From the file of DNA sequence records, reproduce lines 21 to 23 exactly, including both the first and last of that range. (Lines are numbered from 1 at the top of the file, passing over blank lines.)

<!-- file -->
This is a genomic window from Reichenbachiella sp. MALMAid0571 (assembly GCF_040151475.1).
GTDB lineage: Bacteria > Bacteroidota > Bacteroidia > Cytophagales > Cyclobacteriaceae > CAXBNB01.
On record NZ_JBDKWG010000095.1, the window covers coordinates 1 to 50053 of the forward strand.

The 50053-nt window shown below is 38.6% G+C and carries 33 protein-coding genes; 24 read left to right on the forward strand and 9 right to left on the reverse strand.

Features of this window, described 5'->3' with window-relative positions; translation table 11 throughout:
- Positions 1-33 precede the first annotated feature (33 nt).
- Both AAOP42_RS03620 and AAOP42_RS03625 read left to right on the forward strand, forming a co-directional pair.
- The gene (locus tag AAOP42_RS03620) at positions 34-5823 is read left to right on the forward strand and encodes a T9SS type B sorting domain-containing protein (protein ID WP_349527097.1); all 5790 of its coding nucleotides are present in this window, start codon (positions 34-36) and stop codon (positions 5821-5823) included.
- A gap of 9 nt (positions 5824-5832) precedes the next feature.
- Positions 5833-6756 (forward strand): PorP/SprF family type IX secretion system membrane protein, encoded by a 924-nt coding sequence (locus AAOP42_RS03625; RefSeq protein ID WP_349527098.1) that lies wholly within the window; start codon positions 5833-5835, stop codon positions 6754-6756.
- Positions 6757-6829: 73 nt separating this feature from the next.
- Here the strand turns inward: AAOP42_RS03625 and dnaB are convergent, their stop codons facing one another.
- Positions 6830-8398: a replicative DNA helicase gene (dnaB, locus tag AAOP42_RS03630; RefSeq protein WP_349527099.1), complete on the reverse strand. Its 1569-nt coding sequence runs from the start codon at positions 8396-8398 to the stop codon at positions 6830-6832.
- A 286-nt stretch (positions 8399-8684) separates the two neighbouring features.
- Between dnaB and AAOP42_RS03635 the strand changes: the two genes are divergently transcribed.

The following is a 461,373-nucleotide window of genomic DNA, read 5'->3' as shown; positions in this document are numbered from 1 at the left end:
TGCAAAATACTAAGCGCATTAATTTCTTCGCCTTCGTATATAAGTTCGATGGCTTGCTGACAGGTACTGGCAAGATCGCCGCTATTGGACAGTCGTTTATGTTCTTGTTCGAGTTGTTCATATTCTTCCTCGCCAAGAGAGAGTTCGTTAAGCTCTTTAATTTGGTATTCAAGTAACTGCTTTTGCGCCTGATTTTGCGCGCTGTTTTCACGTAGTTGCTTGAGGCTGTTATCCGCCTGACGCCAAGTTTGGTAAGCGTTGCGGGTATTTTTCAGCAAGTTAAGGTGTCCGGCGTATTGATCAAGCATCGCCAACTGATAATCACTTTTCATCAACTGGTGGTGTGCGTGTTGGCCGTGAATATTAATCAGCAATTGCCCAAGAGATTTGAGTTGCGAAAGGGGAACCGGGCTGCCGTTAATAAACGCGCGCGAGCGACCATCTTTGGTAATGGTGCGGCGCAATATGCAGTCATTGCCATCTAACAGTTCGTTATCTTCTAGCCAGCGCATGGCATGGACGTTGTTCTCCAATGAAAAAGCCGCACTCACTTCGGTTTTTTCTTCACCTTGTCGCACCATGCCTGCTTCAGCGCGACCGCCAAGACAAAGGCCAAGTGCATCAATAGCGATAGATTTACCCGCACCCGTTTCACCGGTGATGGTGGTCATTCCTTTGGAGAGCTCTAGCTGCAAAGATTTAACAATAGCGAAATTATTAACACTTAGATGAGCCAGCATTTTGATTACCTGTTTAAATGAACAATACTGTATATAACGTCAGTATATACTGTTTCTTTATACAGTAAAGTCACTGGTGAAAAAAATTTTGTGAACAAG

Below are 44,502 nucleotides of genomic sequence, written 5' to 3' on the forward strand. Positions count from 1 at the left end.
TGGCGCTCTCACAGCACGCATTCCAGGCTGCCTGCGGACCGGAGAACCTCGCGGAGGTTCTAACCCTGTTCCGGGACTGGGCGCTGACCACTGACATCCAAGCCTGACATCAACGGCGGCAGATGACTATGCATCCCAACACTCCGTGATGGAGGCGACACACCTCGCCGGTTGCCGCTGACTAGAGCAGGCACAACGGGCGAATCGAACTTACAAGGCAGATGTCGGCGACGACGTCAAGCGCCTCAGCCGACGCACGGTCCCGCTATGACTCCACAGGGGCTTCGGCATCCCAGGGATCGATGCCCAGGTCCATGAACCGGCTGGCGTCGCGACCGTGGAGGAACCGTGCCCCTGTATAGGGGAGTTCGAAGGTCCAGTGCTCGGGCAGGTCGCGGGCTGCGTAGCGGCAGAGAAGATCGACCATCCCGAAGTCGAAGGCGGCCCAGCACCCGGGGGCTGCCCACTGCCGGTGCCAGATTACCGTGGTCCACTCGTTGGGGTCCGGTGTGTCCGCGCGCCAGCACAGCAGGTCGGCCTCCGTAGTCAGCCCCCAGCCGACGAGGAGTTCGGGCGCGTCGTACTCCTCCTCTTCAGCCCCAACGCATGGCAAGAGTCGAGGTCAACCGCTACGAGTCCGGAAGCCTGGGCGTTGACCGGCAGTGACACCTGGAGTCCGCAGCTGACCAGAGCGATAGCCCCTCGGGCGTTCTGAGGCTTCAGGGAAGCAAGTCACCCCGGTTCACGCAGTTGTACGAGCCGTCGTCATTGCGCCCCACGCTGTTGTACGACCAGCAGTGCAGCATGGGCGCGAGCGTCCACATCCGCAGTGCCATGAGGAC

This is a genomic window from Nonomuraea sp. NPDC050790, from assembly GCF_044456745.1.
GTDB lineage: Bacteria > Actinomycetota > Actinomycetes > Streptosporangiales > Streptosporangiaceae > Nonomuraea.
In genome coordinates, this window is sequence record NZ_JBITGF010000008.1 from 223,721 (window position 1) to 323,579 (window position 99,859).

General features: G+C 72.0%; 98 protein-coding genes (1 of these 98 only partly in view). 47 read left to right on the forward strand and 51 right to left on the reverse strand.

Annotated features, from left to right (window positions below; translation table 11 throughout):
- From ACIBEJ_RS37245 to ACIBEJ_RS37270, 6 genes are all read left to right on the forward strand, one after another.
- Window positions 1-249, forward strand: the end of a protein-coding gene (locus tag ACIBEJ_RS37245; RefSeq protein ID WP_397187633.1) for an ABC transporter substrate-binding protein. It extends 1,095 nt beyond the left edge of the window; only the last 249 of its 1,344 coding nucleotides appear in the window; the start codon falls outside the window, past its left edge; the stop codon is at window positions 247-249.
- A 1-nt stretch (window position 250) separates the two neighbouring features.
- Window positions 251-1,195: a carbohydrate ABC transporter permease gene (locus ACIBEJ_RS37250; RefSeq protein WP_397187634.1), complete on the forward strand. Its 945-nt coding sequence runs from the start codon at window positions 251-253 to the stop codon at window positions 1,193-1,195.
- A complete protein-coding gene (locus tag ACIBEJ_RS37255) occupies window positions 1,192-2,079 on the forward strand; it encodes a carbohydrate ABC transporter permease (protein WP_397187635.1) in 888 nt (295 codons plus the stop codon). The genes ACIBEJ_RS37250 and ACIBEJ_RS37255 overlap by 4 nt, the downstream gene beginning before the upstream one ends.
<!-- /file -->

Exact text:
GTDB lineage: Bacteria > Actinomycetota > Actinomycetes > Streptosporangiales > Streptosporangiaceae > Nonomuraea.
In genome coordinates, this window is sequence record NZ_JBITGF010000008.1 from 223,721 (window position 1) to 323,579 (window position 99,859).

General features: G+C 72.0%; 98 protein-coding genes (1 of these 98 only partly in view). 47 read left to right on the forward strand and 51 right to left on the reverse strand.